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Cooking with Wakame
| Cooking with Wakame | Wakame Miso Soup | Lemon-Tahini Dressing | Land and Sea Vegetable Salad | Vinegared Land and Sea Vegetables |
Cooking with Hijiki / Arame
| Cooking with Hijiki / Arame | Arame w/ Fried Tofu | Hijiki w/ Dried Tofu | Hijiki Summer Salad |
| Cooking with Kanten | Apple-Berry Cooler | Apple-Sesame Custard |
Cooking with Kombu
| Cooking with Kombu | Hearty Baked Vegetables | Kombu Stock | Kombu Shoyu Pickles |
Cooking with Nori
| Cooking with Nori | Stuffed Nori Cones | Nori Maki |

The taste and texture of different varieties of wakame vary considerably. If you have been put off by the strong ocean flavor and relatively tough texture of one brand, look for a wild variety. You may be surprised at how mild and delicious wakame can be. Dried wakame is reconstituted by soaking in water for ten to fifteen minutes. Once soaked, remove the wakame, squeeze out the excess moisture, cut away any tough ribs, and slice the fronds. Wakame is especially good in soups and salads. It can also be added to stews and vegetable or bean dishes. Wakame is tender and should not be cooked for more than a few minutes.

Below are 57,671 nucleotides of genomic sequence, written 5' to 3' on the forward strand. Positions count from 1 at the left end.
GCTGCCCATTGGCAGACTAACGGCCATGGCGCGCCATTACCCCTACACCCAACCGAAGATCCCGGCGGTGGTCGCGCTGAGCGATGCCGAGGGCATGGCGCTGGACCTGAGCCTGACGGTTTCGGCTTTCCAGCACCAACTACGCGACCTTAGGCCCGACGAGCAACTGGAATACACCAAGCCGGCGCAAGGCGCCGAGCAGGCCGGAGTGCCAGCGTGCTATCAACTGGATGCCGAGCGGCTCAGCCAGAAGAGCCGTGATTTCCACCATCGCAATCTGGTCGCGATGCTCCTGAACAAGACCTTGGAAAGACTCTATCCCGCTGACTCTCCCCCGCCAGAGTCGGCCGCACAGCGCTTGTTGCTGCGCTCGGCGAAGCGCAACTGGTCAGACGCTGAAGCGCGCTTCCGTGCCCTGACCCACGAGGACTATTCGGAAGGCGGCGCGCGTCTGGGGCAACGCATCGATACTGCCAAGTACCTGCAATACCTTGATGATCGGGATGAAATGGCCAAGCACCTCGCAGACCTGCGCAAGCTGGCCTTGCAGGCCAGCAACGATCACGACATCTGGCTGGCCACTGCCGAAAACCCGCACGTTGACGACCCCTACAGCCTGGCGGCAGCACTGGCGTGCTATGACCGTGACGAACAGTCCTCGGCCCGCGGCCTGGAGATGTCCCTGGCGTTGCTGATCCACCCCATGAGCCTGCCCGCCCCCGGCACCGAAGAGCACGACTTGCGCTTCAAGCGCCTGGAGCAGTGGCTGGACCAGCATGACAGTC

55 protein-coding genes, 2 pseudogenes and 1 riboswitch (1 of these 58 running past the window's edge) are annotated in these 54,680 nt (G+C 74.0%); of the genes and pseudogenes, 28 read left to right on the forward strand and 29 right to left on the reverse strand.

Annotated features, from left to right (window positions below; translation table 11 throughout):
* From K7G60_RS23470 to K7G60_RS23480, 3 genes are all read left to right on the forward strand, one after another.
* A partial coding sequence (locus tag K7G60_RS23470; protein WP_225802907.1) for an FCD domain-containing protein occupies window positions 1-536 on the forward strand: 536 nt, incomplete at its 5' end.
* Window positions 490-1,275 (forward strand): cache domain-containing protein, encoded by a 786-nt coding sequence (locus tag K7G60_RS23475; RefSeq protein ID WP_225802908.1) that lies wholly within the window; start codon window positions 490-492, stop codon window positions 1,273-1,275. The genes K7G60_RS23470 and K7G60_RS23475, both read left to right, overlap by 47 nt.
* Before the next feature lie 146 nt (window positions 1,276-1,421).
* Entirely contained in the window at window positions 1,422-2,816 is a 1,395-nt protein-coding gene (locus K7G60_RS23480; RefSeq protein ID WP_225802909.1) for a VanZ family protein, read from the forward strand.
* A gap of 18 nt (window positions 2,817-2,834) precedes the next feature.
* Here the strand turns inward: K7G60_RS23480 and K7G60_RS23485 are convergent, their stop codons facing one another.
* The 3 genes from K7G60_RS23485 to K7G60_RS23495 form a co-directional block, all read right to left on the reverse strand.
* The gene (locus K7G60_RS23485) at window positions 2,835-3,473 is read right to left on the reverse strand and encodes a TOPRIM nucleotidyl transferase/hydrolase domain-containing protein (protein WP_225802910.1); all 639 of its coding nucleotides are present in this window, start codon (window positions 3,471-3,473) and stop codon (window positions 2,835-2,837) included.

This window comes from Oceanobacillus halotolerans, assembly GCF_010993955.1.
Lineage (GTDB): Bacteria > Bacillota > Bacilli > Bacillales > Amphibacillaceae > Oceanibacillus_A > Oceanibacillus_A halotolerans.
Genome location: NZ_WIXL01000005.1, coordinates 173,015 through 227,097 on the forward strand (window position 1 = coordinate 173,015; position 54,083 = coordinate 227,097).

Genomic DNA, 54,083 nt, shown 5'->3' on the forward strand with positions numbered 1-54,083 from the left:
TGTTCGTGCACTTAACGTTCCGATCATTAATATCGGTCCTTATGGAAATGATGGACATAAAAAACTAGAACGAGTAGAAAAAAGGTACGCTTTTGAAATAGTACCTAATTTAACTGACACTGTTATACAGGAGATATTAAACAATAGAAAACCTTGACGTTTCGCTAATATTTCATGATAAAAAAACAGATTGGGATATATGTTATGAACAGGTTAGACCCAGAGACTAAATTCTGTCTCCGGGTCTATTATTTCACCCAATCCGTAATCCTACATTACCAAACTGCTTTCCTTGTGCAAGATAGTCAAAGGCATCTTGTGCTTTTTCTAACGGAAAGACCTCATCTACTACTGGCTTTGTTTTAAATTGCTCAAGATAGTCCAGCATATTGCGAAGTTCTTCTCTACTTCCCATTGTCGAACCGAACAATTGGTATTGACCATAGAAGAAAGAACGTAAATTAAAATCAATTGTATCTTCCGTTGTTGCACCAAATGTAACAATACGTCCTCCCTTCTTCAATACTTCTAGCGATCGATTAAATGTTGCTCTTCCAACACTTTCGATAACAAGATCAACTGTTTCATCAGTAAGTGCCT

A nutritious condiment can be made by toasting dried wakame (be careful - it burns easily) over a flame in a dry frying pan or in the oven. Once toasted, the wakame is crumbled or ground into a powder. Toasted sesame seeds may be added and ground with the toasted wakame. This condiment can be sprinkled over grains, tossed with cooked rice, or added as a seasoning to soups and salads.

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